Add another head-scratcher to the campaign season of scratched heads. Why on earth would journalists contribute to presidential campaigns — or any other campaign for that matter?
The Center for Public Integrity released a report today that shows a collection of journalists have donated nearly $400,000 to the presidential campaigns. Ninety-six percent of the money went to the Clinton campaign, the report said.
That’s about as basic an ethical breach as it gets and the fact that people will say it proves the media is in the pocket of the Clinton campaign shows the reason why.
Generally, the law obligates federal candidates only to disclose the names of people making contributions of more than $200 during a single election cycle, along with their addresses and employer and occupation. That means it’s likely that many more journalists have given the Clinton or Trump campaigns cash, but in amounts too small to trigger reporting requirements.
Together, these journalist-donors work for news organizations great and small, from The New York Times to sleepy, small-town dailies. While many of them don’t primarily edit or report on political news, some do.
And each news professional offers his or her own unique take on a basic question: Why risk credibility — even one’s livelihood — to help pad a presidential candidate’s campaign account?
One journalist, former ABC reporter Carole Simpson, says she’s a former journalist now and can do things she couldn’t do when she worked in the business.
But a San Diego news editor, who says he’s a libertarian, contributed to the Trump campaign because he’s got the right to.
Writer Reed Richardson says the report fails to indicate the scale of journalists contributing to political campaigns.
I calculated that by using the 430 donor figure CJR cites / (2,250 online journos + 27,870 TV/radio journos + 32,875 newspaper journos).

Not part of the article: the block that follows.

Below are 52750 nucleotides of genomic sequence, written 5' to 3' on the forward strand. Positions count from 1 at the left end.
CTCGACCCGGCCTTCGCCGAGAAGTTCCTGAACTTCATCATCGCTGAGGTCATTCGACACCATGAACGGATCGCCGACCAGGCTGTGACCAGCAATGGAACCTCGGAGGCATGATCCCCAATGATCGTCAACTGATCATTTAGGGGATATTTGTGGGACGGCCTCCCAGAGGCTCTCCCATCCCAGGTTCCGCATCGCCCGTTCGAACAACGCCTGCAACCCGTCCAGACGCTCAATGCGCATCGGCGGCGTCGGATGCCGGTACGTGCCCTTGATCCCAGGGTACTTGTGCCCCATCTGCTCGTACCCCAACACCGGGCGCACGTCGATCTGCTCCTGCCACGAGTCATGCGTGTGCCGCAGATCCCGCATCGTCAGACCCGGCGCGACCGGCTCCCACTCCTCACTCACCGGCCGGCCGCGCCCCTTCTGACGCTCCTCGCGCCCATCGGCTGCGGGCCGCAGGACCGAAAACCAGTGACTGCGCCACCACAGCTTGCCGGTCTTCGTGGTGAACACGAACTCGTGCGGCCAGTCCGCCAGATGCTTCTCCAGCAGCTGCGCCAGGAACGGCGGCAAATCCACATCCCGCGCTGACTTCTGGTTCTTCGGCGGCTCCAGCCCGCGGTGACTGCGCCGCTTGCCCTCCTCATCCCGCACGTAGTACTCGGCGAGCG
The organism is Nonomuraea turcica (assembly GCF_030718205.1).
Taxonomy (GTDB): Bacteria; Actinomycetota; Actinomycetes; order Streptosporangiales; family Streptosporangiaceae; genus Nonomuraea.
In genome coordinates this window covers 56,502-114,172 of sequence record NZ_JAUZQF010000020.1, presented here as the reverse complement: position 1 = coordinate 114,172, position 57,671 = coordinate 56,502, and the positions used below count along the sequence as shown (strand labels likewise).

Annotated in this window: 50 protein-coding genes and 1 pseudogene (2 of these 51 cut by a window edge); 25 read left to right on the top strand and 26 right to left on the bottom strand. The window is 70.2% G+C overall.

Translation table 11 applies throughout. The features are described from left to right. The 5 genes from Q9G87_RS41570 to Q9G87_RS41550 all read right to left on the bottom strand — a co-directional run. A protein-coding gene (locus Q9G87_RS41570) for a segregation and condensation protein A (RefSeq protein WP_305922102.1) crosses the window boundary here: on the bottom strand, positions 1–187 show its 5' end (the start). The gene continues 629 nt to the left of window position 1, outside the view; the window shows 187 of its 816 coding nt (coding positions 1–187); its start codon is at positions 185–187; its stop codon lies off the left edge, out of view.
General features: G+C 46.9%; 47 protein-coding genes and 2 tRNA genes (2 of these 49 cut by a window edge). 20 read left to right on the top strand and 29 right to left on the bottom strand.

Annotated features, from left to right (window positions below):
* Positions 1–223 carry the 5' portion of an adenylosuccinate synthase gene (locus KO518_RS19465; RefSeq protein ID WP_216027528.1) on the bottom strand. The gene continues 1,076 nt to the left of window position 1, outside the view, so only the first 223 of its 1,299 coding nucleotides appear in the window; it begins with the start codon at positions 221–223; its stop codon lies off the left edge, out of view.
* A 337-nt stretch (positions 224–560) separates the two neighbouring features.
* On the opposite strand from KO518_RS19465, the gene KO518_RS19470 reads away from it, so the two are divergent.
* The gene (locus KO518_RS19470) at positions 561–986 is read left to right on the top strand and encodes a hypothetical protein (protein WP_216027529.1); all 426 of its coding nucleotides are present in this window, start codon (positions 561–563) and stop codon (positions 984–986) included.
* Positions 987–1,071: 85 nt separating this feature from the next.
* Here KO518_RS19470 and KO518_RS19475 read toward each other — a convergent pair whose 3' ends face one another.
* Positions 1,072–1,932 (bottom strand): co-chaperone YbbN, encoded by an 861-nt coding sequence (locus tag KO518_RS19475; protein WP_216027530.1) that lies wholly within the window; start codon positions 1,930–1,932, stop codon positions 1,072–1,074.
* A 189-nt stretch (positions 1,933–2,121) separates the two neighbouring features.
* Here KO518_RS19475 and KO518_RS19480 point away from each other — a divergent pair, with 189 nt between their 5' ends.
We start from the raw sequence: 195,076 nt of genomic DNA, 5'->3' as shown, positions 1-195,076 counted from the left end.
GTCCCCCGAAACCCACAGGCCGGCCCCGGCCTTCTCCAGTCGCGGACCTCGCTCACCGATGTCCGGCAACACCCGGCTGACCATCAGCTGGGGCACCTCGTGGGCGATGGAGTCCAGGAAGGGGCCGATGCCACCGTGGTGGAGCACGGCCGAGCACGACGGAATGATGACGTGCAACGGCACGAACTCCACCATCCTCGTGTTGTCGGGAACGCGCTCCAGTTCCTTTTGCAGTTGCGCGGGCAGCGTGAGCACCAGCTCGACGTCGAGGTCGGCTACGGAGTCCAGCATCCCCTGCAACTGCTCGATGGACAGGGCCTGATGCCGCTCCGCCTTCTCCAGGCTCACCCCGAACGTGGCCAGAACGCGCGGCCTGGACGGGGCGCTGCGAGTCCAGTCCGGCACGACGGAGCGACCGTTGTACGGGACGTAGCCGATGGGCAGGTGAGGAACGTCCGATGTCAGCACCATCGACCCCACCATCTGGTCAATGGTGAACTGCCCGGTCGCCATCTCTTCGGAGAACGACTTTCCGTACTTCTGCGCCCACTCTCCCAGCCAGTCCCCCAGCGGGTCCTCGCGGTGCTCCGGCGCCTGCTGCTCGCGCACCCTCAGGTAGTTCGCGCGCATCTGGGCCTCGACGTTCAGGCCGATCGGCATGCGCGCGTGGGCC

— Reed F. Richardson (@reedfrich) October 17, 2016
For the record, Minnesota Public Radio prohibits its news staffers from participating in party functions (caucuses, for example) or contributing to any campaigns.
MPR News staffers must keep their political views private. They may not seek public office. To do so would be to participate in the news instead of covering the news. It would also risk having the staffer’s political views associated with MPR, creating the perception of political bias. For the same reason, we do not participate in rallies or make appearances in support of a controversial cause or campaign. When covering political or partisan marches, we should be clearly distinguished as working journalists, with our credentials on display. Staffers may not raise money or contribute money to political or social causes that go beyond the groups described in the section headlined “Service in our communities.” We don’t advocate with yard signs or bumper stickers. In the event a staffer’s significant other wants to make a public political statement, a news leader should be advised. And even when our company publicly voices an opinion, MPR News staffers will maintain their journalistic impartiality.
One photojournalist said she contributed because it’s her freedom of speech. That’s true. Everyone has a right to contribute to political causes. No one has a right to work in a newsroom while doing so, however.
“It’s at best a double standard, and a questionable practice,” the Society of Professional Journalists says in its ethics guide on the question.
Many employers’ codes of ethics are much more specific than SPJ’s code about their employees’ involvement in politics. The SPJ code is merely advisory, but a journalist can be fired for violating an employer’s ethical rules. NPR’s code, for instance, says quite bluntly that “NPR journalists may not participate in marches and rallies” concerning issues that NPR covers — which is pretty much everything.
Newspapers, in particular, have a longstanding practice of endorsing candidates in competitive political races. Although some readers think these endorsements signal a bias in the publication’s news coverage, SPJ encourages editorial pages to promote thoughtful debate on candidates and politics; letting readers know through endorsements which candidates share the newspaper’s vision is part of that discussion. Part of an editorial page’s responsibility, though, to take every appropriate opportunity to explain the firewall between news and opinion.
Reporters are not columnists or editorial writers. SPJ’s recommendation is that reporters not take a position on an issue, or in a candidate race, that they are covering. They may do so privately, but they definitely should not do so in a public or visible way.
Ironically, journalism is a profession protected by the same First Amendment that grants to all citizens the right to run for office or to support, by word, deed or cash, the people they would like to see elected. But journalists who want to be perceived as impartial must avoid any display of partisanship.
It’s not known if any Minnesota journalists appear on the list the Center for Public Integrity used in today’s report.